chapter  4
18 Pages

Johnson Malcomess Mgabela: The Strategist

ByVáclav Havel, Jan K. Coetzee, Lynda Gilfillan, Otakar Hulec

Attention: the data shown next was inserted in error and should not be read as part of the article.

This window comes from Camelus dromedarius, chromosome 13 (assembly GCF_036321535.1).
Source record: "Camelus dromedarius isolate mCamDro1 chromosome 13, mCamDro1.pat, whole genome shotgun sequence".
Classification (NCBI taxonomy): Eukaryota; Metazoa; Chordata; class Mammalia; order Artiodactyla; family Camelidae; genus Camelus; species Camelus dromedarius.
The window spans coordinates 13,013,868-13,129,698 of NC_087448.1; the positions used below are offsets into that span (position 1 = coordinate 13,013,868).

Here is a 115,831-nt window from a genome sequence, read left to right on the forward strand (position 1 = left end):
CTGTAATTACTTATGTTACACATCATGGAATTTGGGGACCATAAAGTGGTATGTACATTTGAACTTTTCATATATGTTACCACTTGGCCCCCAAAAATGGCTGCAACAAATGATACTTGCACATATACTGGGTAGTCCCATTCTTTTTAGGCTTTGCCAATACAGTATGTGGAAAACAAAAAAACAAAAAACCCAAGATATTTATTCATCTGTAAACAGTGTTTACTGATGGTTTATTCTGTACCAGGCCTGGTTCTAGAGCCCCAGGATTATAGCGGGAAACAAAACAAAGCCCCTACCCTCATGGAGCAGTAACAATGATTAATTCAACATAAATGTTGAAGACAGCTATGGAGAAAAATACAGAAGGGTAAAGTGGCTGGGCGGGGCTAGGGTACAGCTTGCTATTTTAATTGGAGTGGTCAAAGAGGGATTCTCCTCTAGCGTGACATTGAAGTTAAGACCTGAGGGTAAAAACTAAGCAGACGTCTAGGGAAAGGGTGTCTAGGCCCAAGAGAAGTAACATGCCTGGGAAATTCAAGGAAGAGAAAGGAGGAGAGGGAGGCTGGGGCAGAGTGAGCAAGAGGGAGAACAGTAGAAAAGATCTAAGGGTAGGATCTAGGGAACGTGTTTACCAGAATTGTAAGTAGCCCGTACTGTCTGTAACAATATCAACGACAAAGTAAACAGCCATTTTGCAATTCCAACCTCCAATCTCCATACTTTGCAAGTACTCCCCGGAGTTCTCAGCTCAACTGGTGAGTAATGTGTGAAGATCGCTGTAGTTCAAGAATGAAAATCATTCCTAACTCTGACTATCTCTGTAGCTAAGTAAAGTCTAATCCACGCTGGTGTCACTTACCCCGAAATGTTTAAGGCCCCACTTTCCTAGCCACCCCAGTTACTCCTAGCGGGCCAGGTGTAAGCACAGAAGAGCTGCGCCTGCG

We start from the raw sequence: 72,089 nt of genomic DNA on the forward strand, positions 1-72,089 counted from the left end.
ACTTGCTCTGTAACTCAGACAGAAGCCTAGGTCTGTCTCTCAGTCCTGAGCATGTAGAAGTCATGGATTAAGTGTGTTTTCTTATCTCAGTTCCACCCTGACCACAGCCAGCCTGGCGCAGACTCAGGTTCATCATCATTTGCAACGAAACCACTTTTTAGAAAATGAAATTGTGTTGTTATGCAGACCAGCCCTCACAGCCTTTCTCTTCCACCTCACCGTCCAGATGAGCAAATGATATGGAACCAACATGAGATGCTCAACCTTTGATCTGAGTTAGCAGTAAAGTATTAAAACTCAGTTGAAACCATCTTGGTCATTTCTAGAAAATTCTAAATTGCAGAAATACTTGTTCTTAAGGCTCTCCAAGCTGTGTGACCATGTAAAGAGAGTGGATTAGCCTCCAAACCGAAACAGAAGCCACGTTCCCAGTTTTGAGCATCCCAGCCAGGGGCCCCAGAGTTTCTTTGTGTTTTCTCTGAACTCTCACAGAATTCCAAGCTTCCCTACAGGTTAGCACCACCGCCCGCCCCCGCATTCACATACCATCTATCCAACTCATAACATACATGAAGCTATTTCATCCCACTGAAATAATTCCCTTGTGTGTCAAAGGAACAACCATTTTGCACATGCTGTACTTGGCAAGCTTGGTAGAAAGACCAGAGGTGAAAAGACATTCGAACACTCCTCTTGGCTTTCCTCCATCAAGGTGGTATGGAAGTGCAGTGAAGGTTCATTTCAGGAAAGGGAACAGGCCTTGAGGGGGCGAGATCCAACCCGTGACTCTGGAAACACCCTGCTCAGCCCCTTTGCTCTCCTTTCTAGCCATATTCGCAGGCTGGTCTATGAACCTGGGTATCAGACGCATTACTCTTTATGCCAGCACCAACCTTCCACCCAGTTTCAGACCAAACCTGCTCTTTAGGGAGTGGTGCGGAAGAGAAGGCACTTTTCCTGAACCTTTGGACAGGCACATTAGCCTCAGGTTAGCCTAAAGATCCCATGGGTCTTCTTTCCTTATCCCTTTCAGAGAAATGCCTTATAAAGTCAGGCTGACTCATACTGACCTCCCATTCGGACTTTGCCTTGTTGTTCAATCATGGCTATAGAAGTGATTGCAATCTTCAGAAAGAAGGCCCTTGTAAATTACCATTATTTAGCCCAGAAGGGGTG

For me, life has always been a struggle for survival. My first few years on the farm in the Kwalera district is only a vague imprint in my memory. I was still small when my father came to East London to look for work. I was the only child and we settled in the Tsolo Location on the East Bank. Reading the history of the Border Region you will find that East London was the city where most incidents involving the pass laws took place. Many people from the rural areas came here and they were all expected to get passes even when they were only sleeping in the Location. At first we didn’t have to pay a levy for this permit but we had to carry the permit with us. Later people coming to the Location from elsewhere had to pay—even just to sleep there for a short period. If you wanted to work, you had to have a pass. My first memories of living in the city coincide with this issue of obtaining and carrying a pass. The pass determined life for us. In 1944, when I was working in the harbor, I was already carrying a pass. Without it you couldn’t work, you couldn’t walk in the streets, you couldn’t relax. So I grew up amidst this frantic scuffle for a pass. It was part of everyday life and almost accepted as normal.